ENG-30077 - Gender and Power in Restoration Literature
Coordinator: Rachel Adcock Tel: +44 1782 7 33144
Lecture Time: See Timetable...
Level: Level 6
Credits: 15
Study Hours: 150
School Office: 01782 733147

Programme/Approved Electives for 2024/25


Available as a Free Standing Elective






Barred Combinations


Description for 2024/25

In 1660, Charles II was restored to the throne following a particularly tumultuous time in English history where, for just over a decade, England was ruled as a republic. Charles¿s return and the decadence of his newly-restored court brought about a new literary engagement with sexual and social freedom: writings produced in this period frequently engage with erotic as well as political and philosophical subjects, revealing scepticism about received moral and social codes of behaviour, and still have the ability to shock and surprise readers today. During the module we will consider a variety of literary works from the period 1660-89 that are concerned with power relations and courtship, including poems, plays, and prose narratives, and explore how these texts engage with the larger social and political concerns of the period. A particular focus of the module will be engaging in comparisons between the approaches of male writers towards issues of power and gender, and the approaches of women writers, including the most prolific and successful playwright of the period, Aphra Behn. Behn¿s writings, in particular, offer exciting criticisms of male authority and the constraints placed on women¿s behaviour, and highlight the contradiction between these constraints and the period¿s more general fascination with liberty and sexual freedom. Writers studied on the module may include Aphra Behn, John Dryden, Sarah Fyge Egerton, the Earl of Rochester, and William Wycherley.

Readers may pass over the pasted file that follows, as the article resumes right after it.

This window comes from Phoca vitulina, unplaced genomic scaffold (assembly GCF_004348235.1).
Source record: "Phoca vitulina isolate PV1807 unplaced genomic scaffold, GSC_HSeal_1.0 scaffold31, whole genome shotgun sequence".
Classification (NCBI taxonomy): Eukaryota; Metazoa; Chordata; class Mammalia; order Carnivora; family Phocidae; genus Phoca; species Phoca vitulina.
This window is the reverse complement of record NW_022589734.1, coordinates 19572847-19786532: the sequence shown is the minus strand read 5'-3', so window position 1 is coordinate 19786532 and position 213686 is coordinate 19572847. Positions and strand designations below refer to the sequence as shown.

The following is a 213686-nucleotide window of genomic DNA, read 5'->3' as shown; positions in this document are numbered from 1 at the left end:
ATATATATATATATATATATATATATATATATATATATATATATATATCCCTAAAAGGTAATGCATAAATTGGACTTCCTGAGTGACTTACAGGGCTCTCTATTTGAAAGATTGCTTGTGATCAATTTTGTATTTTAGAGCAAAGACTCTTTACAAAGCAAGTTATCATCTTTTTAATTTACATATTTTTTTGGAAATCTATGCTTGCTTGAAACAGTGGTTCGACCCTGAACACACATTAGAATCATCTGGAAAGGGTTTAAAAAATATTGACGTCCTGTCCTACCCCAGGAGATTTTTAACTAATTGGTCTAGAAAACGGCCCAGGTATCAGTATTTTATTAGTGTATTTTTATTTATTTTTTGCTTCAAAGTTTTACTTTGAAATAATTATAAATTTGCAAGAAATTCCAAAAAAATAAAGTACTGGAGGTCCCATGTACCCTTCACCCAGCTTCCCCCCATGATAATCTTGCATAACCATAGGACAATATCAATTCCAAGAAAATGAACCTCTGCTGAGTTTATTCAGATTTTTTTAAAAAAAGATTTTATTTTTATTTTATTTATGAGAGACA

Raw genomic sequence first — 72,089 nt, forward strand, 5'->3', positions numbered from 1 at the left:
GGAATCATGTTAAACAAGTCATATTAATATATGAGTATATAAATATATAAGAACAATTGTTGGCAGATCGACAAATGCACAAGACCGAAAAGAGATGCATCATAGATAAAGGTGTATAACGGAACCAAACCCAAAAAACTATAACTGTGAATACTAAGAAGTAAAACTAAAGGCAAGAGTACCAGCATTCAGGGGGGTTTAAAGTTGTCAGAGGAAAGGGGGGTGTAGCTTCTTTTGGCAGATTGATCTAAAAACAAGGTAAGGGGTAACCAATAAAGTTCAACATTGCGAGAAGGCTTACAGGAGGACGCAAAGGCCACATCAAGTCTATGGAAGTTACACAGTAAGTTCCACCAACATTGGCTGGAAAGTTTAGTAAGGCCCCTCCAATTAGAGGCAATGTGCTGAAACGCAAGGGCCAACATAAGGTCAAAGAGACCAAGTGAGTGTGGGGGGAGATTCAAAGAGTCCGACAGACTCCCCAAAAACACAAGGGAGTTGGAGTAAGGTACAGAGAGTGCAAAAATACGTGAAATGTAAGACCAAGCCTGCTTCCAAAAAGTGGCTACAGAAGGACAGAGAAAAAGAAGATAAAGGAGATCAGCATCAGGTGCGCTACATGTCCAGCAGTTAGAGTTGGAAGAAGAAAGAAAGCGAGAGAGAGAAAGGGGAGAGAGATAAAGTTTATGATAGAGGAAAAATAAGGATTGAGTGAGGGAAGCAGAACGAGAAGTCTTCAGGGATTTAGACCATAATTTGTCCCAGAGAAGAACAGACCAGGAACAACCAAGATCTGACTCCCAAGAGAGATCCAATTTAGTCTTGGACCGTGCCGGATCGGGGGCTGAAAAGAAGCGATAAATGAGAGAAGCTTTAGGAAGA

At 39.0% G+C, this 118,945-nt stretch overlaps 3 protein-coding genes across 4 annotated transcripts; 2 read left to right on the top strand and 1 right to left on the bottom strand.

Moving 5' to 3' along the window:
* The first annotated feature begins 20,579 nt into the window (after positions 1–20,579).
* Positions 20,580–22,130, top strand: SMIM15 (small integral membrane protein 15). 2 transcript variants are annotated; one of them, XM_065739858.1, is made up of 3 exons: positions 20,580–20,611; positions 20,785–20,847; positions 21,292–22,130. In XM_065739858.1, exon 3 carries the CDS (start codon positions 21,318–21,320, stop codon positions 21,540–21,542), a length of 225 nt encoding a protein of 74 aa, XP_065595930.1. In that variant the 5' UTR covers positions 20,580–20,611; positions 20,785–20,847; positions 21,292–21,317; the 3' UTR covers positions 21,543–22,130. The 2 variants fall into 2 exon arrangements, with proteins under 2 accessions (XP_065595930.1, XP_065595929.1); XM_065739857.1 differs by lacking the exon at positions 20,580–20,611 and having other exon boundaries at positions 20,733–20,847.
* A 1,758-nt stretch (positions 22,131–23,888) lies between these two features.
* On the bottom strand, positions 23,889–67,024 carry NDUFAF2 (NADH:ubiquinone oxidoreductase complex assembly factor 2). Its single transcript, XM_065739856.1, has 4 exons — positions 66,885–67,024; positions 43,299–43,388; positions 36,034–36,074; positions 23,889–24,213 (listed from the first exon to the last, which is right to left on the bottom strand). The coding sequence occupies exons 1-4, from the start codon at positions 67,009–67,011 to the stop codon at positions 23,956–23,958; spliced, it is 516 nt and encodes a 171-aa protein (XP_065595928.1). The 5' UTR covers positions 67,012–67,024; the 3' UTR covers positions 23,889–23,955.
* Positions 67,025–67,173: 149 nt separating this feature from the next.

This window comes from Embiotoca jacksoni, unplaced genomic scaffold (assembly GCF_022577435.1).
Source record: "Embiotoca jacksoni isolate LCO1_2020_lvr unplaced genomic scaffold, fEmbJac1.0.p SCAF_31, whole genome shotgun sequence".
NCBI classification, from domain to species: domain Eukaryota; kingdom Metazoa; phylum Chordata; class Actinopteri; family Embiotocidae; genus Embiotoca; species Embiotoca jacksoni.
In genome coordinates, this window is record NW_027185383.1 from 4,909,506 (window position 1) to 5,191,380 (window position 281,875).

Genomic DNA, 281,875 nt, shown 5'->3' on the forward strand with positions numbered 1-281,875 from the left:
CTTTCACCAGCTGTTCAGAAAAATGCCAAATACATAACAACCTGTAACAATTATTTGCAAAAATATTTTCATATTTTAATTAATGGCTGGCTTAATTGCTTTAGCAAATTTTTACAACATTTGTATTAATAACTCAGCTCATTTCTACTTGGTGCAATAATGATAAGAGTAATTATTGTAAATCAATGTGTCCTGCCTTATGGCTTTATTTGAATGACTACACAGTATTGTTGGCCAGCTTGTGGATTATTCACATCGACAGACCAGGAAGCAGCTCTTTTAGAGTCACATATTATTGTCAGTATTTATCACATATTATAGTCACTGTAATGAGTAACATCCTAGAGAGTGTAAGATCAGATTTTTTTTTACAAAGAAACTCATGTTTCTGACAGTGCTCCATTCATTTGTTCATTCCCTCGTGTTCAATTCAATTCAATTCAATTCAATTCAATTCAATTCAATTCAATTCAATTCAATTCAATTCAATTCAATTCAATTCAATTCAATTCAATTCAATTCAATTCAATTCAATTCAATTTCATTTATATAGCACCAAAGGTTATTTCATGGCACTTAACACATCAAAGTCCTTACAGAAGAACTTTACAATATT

General preliminary reading
I would recommend Warren Chernaik's, Sexual Freedom in Restoration Literature (1995), and Deborah Payne Fisk (ed.) The Cambridge Companion to Restoration Theatre (2012).
The 2004 film, The Libertine (dir. Laurence Dunmore) would also be a helpful introduction (it follows the debauched life of the Earl of Rochester and is not for the faint-hearted!).

To introduce students to a range of writings from the period 1660-1689.
To develop students¿ ability to connect literary texts to important social and political concerns of their time.
To develop students¿ skills in reading and analysing complex literary works from different historical periods.

Intended Learning Outcomes

demonstrate detailed knowledge of the range of writings produced by Restoration writers, and their historical, social, and cultural contexts: 1,2
analyse literary texts from a range of forms and genres effectively, and integrate this analysis into their critical writing: 1,2
use critical and contextual sources effectively, and understand key scholarly debates in this area: 1,2
use appropriate scholarly referencing systems and present written work in a scholarly manner: 1,2

Study hours

33 hours of workshops/seminars; 66 hours reading and tutorial preparation; 30 hours researching and writing the final essay; 20 hours researching and writing the short paper; 1 hour individual consultation

School Rules


Description of Module Assessment

1: Essay weighted 70%
Researched essay of 2,500 words
Students will choose one from a list of topics and write a researched essay of 2,500 words. Students will compare and contrast two or more works studied on the module. Students will also be given the opportunity to write their own question (subject to agreement by the tutor).

2: Short Paper weighted 30%
Critical analysis of a poem/extract of 1,500 words OR critical edition equivalent to 1,500 words
Students will choose one poem/extract from a list provided and write a 1,500-word critical analysis of it focusing on how the work chosen engages with its political/cultural context. OR Students will choose a text/extract from a list provided and produce a critical edition of it including footnotes and an introduction.